When my parents sat me down to say, “We fell out of love,” I was less upset and more confused: Since when did love have an expiration date?
I was 9 years old when I became one of the 43 percent of children currently living with divorced parents. Up until I was six, I thought my parents were born married. I thought of marriage like the authors do in the book The Giver: Your spouse is pre-determined, a permanent fixture in your life that you can not “fall out of” whenever you choose.
Can true love end? Does it fall away from us as unexpectedly as we fall into it? How do we increase the guarantee that love will last? Or, do only 50 percent of couples have that luxury?
The point of today’s article is to get to the bottom of this word love.
Some women with divorced parents choose not to marry. They don’t believe in love, and many feel their biology predisposes them to divorce. Being the optimist that I am, I met my husband at 23. Six years later, I love my man more than I did when I saw him waiting at the end of the aisle. I’m not crossing my fingers and hoping I will feel the same way in another 6 or 60 years. Why?
Love is not a side effect of luck. Love is a posture.
If you’ve ever been to a yoga class, you know that posture is not only important but preventative. If my posture is off in a yoga pose, I will suffer the consequences not just days, but years later. If my posture is off in my marriage, I shouldn’t be surprised when the aches and surgery threats show up in my future.
Marriage surgery is not in my 5, 10 or 50-year plan so I’ve committed to learning the correct posture in love.
Three postures that PERMANENTLY StrengthEn LOVE:
#1. Posture Yourself to Learn: If I’m postured to learn, instead of being right, I don’t grab 95 percent of the bait that instigates petty fights. Think of your last argument: Was a degree of judgment, proving or pointing fingers involved? Notice the difference between curious learning and not-so-passive aggression:
“Why are you being so selfish?” versus “Hey, what did you mean when you said that?”
“How many times do I have to tell you to not stack the dishes like that!?” versus “Babe, what’s the benefit of washing them like that?”
#2. Posture Yourself to Be Proven Wrong: Since you are already postured to learn, let your partner prove you wrong. When I have an assumption about my husband (ie. I assume he will be late/ I assume he will forget an important date or time/ I assume he will betray me) I start treating him like my assumptions have already come true. An assumption, big or small, sets your relationship up for turmoil. Instead, surrender your expectations and let your partner prove your fears wrong.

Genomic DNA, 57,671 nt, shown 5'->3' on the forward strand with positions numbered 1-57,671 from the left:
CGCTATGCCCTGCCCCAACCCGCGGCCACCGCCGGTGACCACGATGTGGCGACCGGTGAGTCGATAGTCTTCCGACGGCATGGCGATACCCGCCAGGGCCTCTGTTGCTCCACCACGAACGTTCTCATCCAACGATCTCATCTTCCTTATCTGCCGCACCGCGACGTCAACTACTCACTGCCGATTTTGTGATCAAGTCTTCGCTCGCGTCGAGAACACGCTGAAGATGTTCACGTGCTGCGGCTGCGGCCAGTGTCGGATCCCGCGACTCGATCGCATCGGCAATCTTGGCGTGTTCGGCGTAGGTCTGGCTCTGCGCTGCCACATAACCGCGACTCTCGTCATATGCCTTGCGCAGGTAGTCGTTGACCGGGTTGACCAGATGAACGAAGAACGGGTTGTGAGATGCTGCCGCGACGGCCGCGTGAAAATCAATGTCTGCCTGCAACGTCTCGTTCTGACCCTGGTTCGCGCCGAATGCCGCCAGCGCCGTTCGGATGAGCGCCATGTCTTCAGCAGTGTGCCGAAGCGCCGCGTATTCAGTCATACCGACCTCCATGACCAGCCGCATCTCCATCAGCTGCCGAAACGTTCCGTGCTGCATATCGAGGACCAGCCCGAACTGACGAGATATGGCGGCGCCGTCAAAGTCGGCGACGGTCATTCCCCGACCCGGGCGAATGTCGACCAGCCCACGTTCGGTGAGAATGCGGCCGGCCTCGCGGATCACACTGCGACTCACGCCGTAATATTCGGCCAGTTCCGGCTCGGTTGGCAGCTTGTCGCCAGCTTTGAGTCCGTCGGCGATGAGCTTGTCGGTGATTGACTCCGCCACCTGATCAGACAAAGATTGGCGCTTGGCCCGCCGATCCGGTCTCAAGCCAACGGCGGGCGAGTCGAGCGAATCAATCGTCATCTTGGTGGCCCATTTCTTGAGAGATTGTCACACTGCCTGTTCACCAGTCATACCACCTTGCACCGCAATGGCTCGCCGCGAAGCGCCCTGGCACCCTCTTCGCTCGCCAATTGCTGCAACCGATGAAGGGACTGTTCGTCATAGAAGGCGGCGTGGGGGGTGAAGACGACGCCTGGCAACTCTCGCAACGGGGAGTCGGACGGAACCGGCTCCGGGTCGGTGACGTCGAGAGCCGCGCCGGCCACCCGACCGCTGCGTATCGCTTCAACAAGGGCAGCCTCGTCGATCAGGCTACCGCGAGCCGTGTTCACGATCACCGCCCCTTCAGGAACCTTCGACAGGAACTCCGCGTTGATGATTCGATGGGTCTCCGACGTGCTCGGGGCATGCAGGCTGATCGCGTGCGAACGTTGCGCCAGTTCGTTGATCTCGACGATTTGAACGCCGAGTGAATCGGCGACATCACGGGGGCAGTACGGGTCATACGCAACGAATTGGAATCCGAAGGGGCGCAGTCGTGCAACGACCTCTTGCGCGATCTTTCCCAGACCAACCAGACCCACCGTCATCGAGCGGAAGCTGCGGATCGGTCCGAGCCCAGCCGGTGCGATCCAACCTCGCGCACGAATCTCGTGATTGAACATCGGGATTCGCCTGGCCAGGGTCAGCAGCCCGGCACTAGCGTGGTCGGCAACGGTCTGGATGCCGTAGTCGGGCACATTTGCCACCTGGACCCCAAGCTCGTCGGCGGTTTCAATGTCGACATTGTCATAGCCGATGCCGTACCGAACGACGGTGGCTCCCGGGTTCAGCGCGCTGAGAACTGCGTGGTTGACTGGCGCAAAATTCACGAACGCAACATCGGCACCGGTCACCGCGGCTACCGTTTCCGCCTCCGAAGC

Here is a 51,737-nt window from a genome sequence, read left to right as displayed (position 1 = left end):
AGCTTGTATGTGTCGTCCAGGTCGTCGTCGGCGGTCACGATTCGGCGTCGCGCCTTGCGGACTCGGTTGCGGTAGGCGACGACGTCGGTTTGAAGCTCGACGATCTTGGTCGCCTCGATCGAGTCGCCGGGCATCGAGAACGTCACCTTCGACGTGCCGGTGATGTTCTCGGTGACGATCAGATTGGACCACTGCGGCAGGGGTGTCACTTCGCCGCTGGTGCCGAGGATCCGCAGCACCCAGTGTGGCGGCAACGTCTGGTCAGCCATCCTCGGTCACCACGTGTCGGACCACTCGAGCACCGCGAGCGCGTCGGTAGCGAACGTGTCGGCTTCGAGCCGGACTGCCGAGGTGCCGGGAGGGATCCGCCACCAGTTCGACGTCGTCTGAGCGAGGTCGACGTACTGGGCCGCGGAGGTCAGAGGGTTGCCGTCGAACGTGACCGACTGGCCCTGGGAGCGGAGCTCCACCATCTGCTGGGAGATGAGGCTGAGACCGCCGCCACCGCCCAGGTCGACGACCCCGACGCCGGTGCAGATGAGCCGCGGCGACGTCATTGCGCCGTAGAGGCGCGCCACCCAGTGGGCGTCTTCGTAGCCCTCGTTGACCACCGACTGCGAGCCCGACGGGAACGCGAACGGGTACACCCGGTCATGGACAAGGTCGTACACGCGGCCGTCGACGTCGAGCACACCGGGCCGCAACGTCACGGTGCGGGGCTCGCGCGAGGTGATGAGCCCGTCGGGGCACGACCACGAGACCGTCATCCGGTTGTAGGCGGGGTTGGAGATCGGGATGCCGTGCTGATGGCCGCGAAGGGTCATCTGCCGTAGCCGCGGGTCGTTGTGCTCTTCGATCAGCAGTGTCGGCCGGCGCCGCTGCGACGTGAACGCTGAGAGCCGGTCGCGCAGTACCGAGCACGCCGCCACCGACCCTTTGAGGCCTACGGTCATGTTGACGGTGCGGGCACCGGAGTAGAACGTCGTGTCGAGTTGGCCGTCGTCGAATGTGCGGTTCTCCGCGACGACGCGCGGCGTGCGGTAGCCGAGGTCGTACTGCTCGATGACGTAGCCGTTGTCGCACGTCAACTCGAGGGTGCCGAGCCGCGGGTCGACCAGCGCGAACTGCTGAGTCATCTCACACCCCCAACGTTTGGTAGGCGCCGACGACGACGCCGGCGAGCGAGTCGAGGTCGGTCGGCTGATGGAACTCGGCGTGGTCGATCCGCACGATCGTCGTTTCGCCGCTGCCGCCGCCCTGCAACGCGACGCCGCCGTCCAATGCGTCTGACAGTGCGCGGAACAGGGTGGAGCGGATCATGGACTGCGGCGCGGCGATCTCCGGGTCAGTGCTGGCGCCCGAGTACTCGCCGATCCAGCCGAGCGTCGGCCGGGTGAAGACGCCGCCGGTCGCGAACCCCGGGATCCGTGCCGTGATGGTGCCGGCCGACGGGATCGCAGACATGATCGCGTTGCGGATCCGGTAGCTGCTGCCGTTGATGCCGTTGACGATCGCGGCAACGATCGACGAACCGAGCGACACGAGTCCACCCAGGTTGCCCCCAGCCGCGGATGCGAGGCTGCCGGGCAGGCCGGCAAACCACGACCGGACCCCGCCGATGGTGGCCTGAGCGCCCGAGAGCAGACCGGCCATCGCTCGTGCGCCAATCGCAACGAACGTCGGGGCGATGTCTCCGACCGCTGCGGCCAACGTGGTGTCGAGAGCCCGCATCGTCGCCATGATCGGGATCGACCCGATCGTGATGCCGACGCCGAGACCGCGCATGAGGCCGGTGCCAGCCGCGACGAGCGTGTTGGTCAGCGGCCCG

If dating, this is a great way to pulse check your future: Is your partner changing and evolving or is (s)he addicted to negative patterns?
#3. Posture Yourself Second. This conjures up disturbing images of a submissive wife, but hear me out here. What if when your partner made a suggestion, you valued it above your own? What if when (s)he expressed a concern, you set your agenda aside to address their needs? Don’t mistake this for dismissing your needs. Au contraire!
When you value your partner’s needs you send an energetic message that says: I trust you. I value your needs above my own because I trust that you will do the same. I don’t have to control my agenda because I know that you are equally on my team. A “secondary” posture instigates a gorgeous competition between lovers, competing to out-serve each other.
In my soon to be published book, I Can’t Believe I Dated Him, I challenge women to learn from relationship rifts:
“What if every time you felt judgmental, you got curious? Why might he think he is right? Why do I think I’m so right? Is proving I’m right helping? Will you have to be courageously vulnerable to answer each question? Of course. Your ego grows from being right, but your relationship grows from being curious.”
Like in yoga, these postures build on each other. They build a foundation that makes your love grow in a strong and sustainable way. In the last chapter of the book, I address these overall “postures of curiosity” as the core concept of building healthy relationships. I’ve seen diverse degrees of relationship health (including mine) heal big and small rifts with a posture of curiosity.
I think “falling out of love” is more like falling out of curiosity. I am not referring to toxic, codependent, or abusive relationships. The key distinction is that relationships involve two people. Love requires both individuals practicing the postures together.
Curiosity is why young love is so exhilarating. There is so much you don’t know about this new person, but curiosity turns this stranger into a lover, into a partner, and finally into a spouse. The more you learn, the more you learn to love. If “falling in love” begins by following curiosity’s lead, what if staying in love begins by exploring the curious mystery waiting within a person you only can begin to comprehend?
* This Post is curated in conjunction with the ladies of The Refined Collective. Be sure and read the other articles on this highly covered yet wildly misrepresented topic, love: Brynn Watkins, Tutti del Monte, Tonya Kae, Go Fit Joe. Also, join us over on instagram today under #therefinedcollective to see what everyone else has to say about love.
Since I’m always looking to reach lovely ladies with a heart for courageous inner growth, choose one friend and send it her way. If you’d like to establish seven habits that build healthy love together, pre-order my new book on Amazon today.
May we heal fully, live freely and love boldly,
Amazon Best Selling Author & Certified Emotional Freedom Practitioner